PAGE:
Historic barn gotta go - Posted by Keith (OH)

Posted by Marty (MO) on June 01, 2007 at 14:07:32:


Historic barn gotta go - Posted by Keith (OH)

Posted by Keith (OH) on May 30, 2007 at 09:05:39:

I have a piece of land with a historic barn located on the front corner of the lot. There is not a lot of traffic through there with the exception of a local park right next to it. The kids from the park have always used the barn as a hang out. We have found beer cans, condemns and the like since we bought the place last year. Late last year we decided to get the message out that the barn was off limits; hung signs, got police involved, but this seemed to just fuel the fire as the kids retaliated with vandalism and grafiti, spray painting the antique beams inside the barn. Not pretty. I guess in hind sight we probably should have just let things be ? That’s a ‘tuffie’.

At any rate, we are now looking to just have the barn removed before it is completely destroyed and I am curious if any other investors in rural areas have had any luck selling off older barns to scrappers for antique barn wood. I hear there is a large demand for this wood and craftsman are paying a pretty penny for some. We don’t have a use for the barn in its current location and have better uses for our funds than a war with the neighborhood kids.


can you say…chestnut? - Posted by seldon

Posted by seldon on May 30, 2007 at 11:48:49:

dont give it away.It very well may be made out of chestnut lumber and the wide boards that barns are made of are worth a small fortune even at wholesale prices.After the great chestnut blight of the early 1900’s fully half of the hardwood forests of the eastern US were dead and being consumed by worms,by 1950 there were no chestnuts left standing.the solution of what to do with all these dead trees were to saw them up worm holes and all to use them to build barns,sheds and low priced houses.Now this wood is a thing of the past and in great demand in ultra high class homes and such.where I live there are many coal camps and slum neighborhoods where the homes are worth more for salvage than they are sa dwellings because of old wormy lumber they are built from.tearing down houses is hard work but can be profitable if there is not to much surplus material that is toxic and/or hard to get rid of,barns on the other hand are almost pure cream 'cause nearly everything is salvageable.Even if your barn is made of oak antique barn boards are highly sought after. S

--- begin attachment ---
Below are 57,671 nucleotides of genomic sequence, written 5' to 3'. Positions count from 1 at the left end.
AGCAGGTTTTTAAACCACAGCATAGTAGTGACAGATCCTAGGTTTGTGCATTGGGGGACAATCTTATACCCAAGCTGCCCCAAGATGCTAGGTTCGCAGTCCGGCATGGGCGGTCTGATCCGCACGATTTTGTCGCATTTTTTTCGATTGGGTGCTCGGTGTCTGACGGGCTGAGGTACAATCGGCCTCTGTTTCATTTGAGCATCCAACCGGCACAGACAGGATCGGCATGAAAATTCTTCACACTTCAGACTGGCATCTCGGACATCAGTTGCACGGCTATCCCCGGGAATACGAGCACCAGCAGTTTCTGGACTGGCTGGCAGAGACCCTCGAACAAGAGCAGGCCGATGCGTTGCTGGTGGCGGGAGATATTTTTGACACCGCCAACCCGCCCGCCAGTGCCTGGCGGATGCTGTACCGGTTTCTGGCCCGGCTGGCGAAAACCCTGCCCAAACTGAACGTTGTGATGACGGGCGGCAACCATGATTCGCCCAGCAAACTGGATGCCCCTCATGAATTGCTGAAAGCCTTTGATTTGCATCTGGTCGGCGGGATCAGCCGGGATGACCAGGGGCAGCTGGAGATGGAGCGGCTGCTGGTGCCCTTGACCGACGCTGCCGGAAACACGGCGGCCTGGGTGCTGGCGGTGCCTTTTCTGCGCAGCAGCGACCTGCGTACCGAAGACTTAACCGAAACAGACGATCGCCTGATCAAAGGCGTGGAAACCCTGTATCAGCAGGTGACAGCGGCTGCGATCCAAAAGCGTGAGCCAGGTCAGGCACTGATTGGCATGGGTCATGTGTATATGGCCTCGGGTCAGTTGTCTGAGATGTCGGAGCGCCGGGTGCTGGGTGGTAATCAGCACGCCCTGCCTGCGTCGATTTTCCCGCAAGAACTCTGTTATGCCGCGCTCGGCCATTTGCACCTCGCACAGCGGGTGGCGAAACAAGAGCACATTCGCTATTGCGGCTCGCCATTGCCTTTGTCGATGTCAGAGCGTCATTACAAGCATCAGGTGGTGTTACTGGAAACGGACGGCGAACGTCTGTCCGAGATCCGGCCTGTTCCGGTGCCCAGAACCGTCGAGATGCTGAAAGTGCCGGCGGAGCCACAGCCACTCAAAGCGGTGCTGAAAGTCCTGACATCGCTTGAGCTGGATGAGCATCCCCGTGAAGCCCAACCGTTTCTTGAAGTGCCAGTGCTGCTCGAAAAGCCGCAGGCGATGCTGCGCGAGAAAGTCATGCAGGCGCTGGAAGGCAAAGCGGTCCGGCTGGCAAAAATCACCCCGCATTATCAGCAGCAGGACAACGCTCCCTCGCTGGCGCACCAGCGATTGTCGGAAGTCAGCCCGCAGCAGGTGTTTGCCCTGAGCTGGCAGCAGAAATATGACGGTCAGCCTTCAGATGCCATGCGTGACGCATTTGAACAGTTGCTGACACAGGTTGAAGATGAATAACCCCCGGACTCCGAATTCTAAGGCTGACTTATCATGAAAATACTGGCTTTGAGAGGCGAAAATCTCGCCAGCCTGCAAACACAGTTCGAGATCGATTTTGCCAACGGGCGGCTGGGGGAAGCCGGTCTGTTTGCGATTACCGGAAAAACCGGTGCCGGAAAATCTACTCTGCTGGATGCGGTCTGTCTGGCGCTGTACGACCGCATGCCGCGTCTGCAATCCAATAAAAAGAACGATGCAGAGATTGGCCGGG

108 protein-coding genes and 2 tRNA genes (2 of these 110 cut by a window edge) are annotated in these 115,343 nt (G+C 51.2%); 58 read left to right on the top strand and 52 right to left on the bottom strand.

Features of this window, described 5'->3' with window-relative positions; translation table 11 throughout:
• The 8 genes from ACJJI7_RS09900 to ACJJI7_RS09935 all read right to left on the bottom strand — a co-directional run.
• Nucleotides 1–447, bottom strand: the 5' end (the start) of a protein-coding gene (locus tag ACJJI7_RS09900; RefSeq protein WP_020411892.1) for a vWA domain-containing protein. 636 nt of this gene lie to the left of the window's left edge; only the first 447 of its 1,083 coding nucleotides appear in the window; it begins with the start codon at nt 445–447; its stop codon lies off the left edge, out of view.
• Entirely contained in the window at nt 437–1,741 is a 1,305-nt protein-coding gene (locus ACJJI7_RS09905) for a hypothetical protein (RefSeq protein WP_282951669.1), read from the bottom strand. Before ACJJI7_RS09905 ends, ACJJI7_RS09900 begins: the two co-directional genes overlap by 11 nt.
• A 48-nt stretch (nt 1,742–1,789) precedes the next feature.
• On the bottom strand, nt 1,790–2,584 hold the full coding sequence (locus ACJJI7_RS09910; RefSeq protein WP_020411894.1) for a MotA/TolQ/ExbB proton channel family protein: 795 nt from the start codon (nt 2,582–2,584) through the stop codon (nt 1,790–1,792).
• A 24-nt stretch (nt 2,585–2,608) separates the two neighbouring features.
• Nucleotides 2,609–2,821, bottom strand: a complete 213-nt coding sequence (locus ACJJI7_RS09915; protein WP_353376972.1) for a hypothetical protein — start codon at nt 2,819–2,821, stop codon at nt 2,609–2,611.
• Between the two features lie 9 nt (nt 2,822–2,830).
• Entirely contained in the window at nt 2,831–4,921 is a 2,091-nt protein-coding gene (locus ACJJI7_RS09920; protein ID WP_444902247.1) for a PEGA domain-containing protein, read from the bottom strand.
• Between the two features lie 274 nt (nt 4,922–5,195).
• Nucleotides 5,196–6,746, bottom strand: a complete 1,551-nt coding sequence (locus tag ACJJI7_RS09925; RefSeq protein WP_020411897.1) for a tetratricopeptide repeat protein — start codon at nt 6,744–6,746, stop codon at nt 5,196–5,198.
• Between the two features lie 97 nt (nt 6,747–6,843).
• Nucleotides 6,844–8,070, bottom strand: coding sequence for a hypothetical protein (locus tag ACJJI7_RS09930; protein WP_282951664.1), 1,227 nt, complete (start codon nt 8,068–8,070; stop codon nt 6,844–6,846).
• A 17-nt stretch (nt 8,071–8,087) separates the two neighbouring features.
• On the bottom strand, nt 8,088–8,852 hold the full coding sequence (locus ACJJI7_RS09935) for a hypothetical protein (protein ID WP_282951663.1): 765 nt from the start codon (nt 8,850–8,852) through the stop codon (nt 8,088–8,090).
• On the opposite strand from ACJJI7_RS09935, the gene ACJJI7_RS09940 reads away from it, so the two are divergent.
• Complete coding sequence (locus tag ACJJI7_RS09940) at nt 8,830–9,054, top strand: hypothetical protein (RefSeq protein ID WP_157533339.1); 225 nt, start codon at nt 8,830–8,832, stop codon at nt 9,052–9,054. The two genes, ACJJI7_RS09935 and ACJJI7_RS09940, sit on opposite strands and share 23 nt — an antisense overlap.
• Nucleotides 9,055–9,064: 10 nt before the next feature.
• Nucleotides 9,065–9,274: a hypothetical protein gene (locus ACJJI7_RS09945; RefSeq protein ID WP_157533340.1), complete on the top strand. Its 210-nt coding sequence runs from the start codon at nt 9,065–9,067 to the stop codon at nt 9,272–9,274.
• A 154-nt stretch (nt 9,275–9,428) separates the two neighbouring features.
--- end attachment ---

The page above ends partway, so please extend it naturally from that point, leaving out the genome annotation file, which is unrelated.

Re: Historic barn gotta go - Posted by Sailor

Posted by Sailor on May 30, 2007 at 09:59:54:

You’ve got an “attractive nuisance” on your property, & there
could be other legal liability or public right-of-way issues. I agree
the barn has to go, but until it does, make sure you’ve got a good
liability ins policy & keep your land posted.

Also check to make sure whoever takes down the barn has ins &
gives you a waiver of liability. I’d google “reclaimed timber” &
check the ads in the back sections of housebuilding & decorating
magazines. There are probably woodworkers interested, so
contacting the instructors of some of those classes might yield
results. If you don’t have a future need for the wood yourself, a
local sawmill can probably put you in touch w/someone who has
old wood re-sawn. There’s always eBay!

Good luck, & keep us posted–


Get deposit from salvager - Posted by roundhouse

Posted by roundhouse on June 01, 2007 at 13:09:40:

If you do sell the barn to a salvager.
Get a LARGE deposit first, otherwise they will grab the valuable stuff and disappear and leave you with a huge mess to clean up.